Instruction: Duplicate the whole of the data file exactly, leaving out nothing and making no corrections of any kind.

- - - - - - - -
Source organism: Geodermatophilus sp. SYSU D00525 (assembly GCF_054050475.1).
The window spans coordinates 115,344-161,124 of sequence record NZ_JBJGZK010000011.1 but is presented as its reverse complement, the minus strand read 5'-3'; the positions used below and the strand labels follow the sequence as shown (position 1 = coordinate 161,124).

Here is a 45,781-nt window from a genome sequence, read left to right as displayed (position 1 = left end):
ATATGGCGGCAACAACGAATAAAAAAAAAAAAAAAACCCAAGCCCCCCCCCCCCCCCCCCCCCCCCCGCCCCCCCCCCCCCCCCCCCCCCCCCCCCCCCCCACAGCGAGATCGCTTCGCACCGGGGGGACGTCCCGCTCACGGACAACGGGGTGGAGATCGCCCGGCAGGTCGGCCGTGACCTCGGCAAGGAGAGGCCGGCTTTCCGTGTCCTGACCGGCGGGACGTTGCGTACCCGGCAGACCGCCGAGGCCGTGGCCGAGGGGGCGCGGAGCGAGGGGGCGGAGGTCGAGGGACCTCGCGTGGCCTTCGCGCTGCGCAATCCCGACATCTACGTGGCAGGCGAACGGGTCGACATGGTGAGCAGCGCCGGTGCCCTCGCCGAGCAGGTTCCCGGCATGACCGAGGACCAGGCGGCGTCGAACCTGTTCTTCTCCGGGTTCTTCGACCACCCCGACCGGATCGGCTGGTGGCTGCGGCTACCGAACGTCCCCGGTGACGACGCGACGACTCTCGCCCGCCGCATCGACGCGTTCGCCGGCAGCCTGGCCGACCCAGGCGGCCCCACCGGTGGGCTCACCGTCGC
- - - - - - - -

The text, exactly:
Source organism: Geodermatophilus sp. SYSU D00525 (assembly GCF_054050475.1).
The window spans coordinates 115,344-161,124 of sequence record NZ_JBJGZK010000011.1 but is presented as its reverse complement, the minus strand read 5'-3'; the positions used below and the strand labels follow the sequence as shown (position 1 = coordinate 161,124).

Here is a 45,781-nt window from a genome sequence, read left to right as displayed (position 1 = left end):
ATATGGCGGCAACAACGAATAAAAAAAAAAAAAAAACCCAAGCCCCCCCCCCCCCCCCCCCCCCCCCGCCCCCCCCCCCCCCCCCCCCCCCCCCCCCCCCCACAGCGAGATCGCTTCGCACCGGGGGGACGTCCCGCTCACGGACAACGGGGTGGAGATCGCCCGGCAGGTCGGCCGTGACCTCGGCAAGGAGAGGCCGGCTTTCCGTGTCCTGACCGGCGGGACGTTGCGTACCCGGCAGACCGCCGAGGCCGTGGCCGAGGGGGCGCGGAGCGAGGGGGCGGAGGTCGAGGGACCTCGCGTGGCCTTCGCGCTGCGCAATCCCGACATCTACGTGGCAGGCGAACGGGTCGACATGGTGAGCAGCGCCGGTGCCCTCGCCGAGCAGGTTCCCGGCATGACCGAGGACCAGGCGGCGTCGAACCTGTTCTTCTCCGGGTTCTTCGACCACCCCGACCGGATCGGCTGGTGGCTGCGGCTACCGAACGTCCCCGGTGACGACGCGACGACTCTCGCCCGCCGCATCGACGCGTTCGCCGGCAGCCTGGCCGACCCAGGCGGCCCCACCGGTGGGCTCACCGTCGC